Famine Ship Elizabeth and Sarah
Ireland to Quebec Canada, 1846

Excerpt from "An Gorta Mor i gCill Alaidhe" (The Great Famine in Killala)
by Patricia Fitzgerald & Olive Kennedy (1996)


"One notorious 'coffin ship' was the Elizabeth & Sarah which sailed from
Killala, County Mayo in July 1846 (sic).  She was a 74 year old barque of 330 tons
built on
the Tyne for the Tyne/Baltic trade and her Captain was A. Simpson.  It is
most likely to have been a 'speculative' venture got up by local
'entrepeneurs'.  Her passenger list was certified in Killala as 212 but she
carried 276 in this journey.  There were only 36 berths and 4 of these were
taken by the crew.  Inadequate water supplies were carried in leaky tanks
and no food was provided... a letter of protest was written by one of the
passengers to the Montreal Herald:

'Sir - The sufferings which we have undergone in our late voyage across the
Atlantic and our desire to save others from similar treatment, induces us
to address this letter to you... Hugh Leighton, Ship Broker of Sligo, Hugh
Simpson, his clerk and John Reilly of Belmullet... used every means in
their power to induce us to embark at Killala on board the 'Elizabeth &
Sarah' whereof A. Simpson was master...which would sail on the 1st of May
for this port (Montreal)... finally on 26th of May we weighed anchor, and
bid adieu to our native land.  And now, Sir, commences a tale of misery and
suffering which we hope to God none of our fellow mortals may ever
experience... two quarts of water was all that was allowed to each
passenger; nor was bread or oatmeal ever served out to us... After having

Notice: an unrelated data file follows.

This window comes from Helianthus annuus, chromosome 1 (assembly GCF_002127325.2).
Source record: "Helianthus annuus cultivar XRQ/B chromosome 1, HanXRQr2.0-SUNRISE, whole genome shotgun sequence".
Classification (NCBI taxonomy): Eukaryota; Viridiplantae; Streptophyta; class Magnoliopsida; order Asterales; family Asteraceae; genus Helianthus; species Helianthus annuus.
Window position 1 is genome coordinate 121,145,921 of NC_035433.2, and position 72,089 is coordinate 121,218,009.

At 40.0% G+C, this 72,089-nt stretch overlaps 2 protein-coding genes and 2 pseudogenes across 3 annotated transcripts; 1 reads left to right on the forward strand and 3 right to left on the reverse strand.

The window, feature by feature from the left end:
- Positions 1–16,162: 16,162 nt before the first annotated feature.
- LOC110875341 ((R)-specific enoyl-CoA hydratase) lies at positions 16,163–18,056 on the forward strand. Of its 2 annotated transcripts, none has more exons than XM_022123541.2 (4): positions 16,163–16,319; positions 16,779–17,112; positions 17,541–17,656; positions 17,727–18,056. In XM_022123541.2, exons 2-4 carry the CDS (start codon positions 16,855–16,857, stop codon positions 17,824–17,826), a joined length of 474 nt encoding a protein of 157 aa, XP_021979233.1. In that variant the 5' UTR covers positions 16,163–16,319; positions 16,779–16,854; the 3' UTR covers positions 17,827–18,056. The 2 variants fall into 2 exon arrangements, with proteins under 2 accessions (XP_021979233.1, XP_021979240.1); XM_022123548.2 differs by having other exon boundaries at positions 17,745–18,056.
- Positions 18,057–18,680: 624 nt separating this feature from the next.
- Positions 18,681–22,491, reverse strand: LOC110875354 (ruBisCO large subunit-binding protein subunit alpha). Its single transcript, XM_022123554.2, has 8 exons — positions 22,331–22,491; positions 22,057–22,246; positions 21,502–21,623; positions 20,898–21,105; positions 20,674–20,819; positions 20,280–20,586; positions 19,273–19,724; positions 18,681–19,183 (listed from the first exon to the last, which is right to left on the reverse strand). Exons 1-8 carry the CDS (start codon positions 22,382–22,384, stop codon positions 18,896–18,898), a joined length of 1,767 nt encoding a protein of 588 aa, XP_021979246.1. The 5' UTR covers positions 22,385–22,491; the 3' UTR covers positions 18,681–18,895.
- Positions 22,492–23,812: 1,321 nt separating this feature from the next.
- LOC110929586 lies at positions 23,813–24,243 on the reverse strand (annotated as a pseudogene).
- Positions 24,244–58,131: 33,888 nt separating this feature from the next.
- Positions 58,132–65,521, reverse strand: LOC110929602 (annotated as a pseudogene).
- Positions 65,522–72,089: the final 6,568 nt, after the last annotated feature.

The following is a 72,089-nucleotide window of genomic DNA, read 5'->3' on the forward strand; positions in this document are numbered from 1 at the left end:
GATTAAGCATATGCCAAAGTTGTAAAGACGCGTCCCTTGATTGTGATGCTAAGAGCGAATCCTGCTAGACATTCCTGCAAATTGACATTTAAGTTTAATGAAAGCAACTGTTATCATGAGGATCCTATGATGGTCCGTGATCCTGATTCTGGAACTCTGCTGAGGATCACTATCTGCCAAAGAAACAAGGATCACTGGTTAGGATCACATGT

being out twenty one days, the master informed us that we were on the Banks
of Newfoundland; whereupon many of the passengers wasted their provisions
believing that they were close to port; we did not reach Newfoundland until
twenty four days after this... the mate, Jeremiah Tindel (the Captain being
sick and unable to attend to his duties) ran us ashore on the Island of
St.Peter... We were then in a most deplorable state, living on short
allowance and many of us without any; our pittance of water was both gluey
and putrid; disease and pestilence broke out amongst us and carried off
many of our fellow passengers in its iron grasp... we succeeded in getting
off the reef; our Captain... now breathed his last, and several more of the
passengers likewise yielded up their souls to Him who had created them. 
Their bodies were, of course, immediately committed ot the deep; but, the
mate, as if to add to our miseries, notwithstanding our requests to the
contrary, persisted in keeping the body of the Captain.  For thirteen long
days... the body lay upon the quaterdeck in a most horrid state of
decomposition, thereby engendering the pestilence among us to a fearful
extent, insomuch that twenty two souls had by this time perished... On the
72nd day of our departure from Killala, we dropped anchor at Grosse Isle,
where we were kindly and hospitably treated by Dr. Douglas, the Medical
Superintendent, as also by Mr. Cullingford, who was in charge of the sick;
here seven more of our fellow passengers died and many still remain in a
very precarious state...
(Signed on behalf of fellow passengers)
John LAVAL, (LAVELL)late of the Parish of Kilmore
John STEPHENS, late of the Parish of Westport
James JOYCE, late of the Parish of Laumore
(County Mayo)
Quebec, 22nd August 1846'."
November 4, 2011: Some of these passengers are listed on our page, Emigration from County Mayo to Canada.
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